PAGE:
In Bundelkhand, cattle deaths, hunger signal looming famine

With food and water in short supply, farmers in Bundelkhand are leaving cattle to fend for themselves

Sayantan Bera
Updated6 May 2016
Nand Kishor Naik points to a carcass on the dry lake bed near Balchaur village in Mahoba, Uttar Pradesh. Photos: Ramesh Pathania/Mint
Nand Kishor Naik points to a carcass on the dry lake bed near Balchaur village in Mahoba, Uttar Pradesh. Photos: Ramesh Pathania/Mint

Mahoba (Uttar Pradesh)/New Delhi: Some time in March, Dhan Prasad Anuragi led his pregnant cow Kajal a couple of miles outside his village and abandoned her.

The 55-year-old farmer, who lives in Balchaur village of Mahoba district in Uttar Pradesh, says he had no choice.

He couldn’t afford to feed the cow and his only hope was that she would survive by foraging.

She didn’t.

He found the carcass of the animal a few days later, next to the highway a short distance away from Balchaur.

Stray cattle are everywhere in drought-hit Bundelkhand—roaming the highways at night, foraging in barren fields where no crops have grown in the past year, even just lying down and dying on bone-dry lake beds.

In Balchaur, a village of about 350 families, more than 100 cows have perished in the past three months. Villagers say they have lost count of the goats and buffaloes lost to drought.

In Bundelkhand, a region spread across 13 districts of Uttar Pradesh and Madhya Pradesh, letting cattle loose is not new. It is a tradition known as Anna Pratha; farmers untie some of their cows and bulls in the kharif (monsoon crop) season in times of drought and leave them to fend for themselves.

The Govind Sagar reservoir which supplies water to the Lalitpur town has less than a month’s supply left.

Things (always) become better and the animals return.

The past few months have been different.

The region is reeling from the impact of successive crop failures, brought about by back-to-back droughts that decimated the rain-fed kharif crop and the unseasonal rains that damaged the winter harvest last year, and fields that have been left unsown this year.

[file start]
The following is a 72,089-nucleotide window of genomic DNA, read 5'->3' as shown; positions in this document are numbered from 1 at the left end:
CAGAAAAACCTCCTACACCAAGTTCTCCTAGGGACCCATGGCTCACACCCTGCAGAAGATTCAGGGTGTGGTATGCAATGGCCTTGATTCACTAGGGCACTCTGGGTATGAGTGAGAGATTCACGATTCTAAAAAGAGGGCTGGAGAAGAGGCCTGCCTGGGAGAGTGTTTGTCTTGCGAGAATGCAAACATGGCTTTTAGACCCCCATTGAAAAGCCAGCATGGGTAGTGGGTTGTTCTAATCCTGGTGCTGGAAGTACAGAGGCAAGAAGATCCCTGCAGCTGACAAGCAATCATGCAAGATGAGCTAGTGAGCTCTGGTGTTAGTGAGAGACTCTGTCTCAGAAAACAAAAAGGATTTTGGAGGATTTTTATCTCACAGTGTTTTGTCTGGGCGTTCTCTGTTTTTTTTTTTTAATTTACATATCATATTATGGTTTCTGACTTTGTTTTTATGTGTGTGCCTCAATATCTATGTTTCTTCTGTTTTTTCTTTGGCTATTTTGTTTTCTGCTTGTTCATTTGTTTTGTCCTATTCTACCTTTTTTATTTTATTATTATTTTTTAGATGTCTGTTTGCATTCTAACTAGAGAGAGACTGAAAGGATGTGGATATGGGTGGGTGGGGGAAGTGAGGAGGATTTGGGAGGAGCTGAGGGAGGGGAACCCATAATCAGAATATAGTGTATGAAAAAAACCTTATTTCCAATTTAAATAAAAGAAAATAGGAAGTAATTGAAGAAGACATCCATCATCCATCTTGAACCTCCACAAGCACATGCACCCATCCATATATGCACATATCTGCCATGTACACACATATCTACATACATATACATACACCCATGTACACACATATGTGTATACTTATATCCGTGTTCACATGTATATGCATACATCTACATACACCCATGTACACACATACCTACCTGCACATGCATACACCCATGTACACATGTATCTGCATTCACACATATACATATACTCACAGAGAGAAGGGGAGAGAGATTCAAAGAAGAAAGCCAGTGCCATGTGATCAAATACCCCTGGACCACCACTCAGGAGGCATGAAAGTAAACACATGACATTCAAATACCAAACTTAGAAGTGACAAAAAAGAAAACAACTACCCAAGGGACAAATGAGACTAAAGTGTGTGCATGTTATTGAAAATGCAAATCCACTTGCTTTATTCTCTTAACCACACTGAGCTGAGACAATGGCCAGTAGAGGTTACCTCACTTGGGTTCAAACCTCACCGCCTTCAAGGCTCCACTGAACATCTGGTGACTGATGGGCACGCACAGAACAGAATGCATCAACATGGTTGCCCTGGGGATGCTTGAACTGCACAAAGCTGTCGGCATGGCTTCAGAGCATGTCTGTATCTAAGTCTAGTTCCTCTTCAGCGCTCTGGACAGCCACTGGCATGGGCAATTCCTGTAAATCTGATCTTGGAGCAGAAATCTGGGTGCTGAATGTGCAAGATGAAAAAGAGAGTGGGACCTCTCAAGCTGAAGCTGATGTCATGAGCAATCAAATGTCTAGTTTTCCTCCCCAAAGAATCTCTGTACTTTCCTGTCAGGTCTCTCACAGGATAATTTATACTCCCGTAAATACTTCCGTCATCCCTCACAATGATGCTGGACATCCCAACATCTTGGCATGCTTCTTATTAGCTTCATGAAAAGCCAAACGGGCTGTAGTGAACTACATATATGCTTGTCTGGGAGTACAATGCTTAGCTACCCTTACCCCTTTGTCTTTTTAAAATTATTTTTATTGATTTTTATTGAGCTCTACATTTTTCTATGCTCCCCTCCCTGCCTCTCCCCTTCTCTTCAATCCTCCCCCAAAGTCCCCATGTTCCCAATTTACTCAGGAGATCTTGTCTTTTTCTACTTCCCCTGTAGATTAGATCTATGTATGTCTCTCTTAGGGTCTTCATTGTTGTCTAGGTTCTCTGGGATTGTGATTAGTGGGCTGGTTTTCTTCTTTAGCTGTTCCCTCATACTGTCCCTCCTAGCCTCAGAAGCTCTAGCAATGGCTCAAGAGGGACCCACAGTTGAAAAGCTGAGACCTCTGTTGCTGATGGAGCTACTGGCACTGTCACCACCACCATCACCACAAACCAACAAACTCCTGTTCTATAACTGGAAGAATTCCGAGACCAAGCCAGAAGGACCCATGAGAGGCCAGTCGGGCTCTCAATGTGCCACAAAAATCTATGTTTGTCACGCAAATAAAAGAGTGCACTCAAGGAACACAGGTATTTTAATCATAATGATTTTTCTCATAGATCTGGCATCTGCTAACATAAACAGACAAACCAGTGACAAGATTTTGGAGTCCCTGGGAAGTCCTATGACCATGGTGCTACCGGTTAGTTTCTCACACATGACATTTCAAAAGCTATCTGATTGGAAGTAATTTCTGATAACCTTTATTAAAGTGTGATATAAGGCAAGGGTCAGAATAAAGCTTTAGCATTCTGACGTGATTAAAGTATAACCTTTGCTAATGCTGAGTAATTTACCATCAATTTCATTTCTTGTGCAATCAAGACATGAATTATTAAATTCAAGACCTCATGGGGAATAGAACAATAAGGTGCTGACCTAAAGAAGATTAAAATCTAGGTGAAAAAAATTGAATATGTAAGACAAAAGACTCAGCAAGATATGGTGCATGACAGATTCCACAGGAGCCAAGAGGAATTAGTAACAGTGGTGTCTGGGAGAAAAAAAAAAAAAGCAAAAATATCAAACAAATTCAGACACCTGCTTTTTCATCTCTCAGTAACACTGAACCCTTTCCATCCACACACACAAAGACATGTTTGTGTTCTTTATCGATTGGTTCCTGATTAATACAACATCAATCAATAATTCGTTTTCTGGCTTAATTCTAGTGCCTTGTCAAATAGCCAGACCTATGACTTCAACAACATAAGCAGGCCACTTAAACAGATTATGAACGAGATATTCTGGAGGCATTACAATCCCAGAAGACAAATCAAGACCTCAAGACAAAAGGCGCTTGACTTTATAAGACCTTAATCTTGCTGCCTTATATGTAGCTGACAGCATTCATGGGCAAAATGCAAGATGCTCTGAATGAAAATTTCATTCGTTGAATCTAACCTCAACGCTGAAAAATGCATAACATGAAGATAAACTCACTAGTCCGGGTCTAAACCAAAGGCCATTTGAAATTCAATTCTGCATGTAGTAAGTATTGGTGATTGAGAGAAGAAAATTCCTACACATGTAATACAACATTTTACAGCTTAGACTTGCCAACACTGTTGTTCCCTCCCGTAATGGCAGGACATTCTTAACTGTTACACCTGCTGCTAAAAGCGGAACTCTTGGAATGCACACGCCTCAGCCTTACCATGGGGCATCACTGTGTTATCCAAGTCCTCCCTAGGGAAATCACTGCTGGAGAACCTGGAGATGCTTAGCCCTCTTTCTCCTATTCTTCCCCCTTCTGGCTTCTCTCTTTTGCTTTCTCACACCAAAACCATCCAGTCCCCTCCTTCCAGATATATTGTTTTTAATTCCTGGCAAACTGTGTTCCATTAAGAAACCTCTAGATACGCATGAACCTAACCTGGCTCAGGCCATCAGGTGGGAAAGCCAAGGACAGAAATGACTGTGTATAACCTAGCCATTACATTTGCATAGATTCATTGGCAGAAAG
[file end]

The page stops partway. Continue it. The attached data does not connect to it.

The collateral damage? Livestock, for which there’s no fodder. So, almost every household in Balchaur has abandoned cattle to the harsh elements in a region that resembles a desert moonscape.

“This time, we do not expect the cattle to return home. We are left with little to eat, there is no fodder or water for cattle,” says 68-year-old Nand Kishor Naik. “I haven’t seen my village like this...not in my lifetime.”

Villagers are also dealing with a worsening shortage of drinking water as nearly all tanks and wells are parched. In villages such as Balchaur, most hand pumps are dry.

With the monsoon still two months away, entire families have migrated to other states in search of work. Locked homes are another recurrent sight. Those left behind—old, disabled and the children—are struggling for a square meal.

‘This is famine’

In Mahoba district alone, at least 3,000 cattle have died of hunger and thirst, according to Abhishek Mishra, who runs a local non-profit, Arunodya.

“On paper, the Uttar Pradesh government has set up 39 fodder centres in the district, but not one is functional,” he says.

“More tankers are supplying drinking water on paper than in villages. People are borrowing money for food. You cannot call this a drought anymore. This is famine.”

The desertification of Bundelkhand—the region witnessed 13 droughts in the past 15 years —is also due to the neglect of traditional water conservation practices. “Unlike Marathwada, farmers here do not grow water-guzzling crops like sugarcane. Yet water is scare as successive governments ignored the 12,000 Chandela-era tanks, only 1,300 of which survive now,” said Sanjay Singh of Jalaun-based non-profit Parmarth.

n Mahoba an acute shortage of fodder due to repeated crop failures has led to countless livestock deaths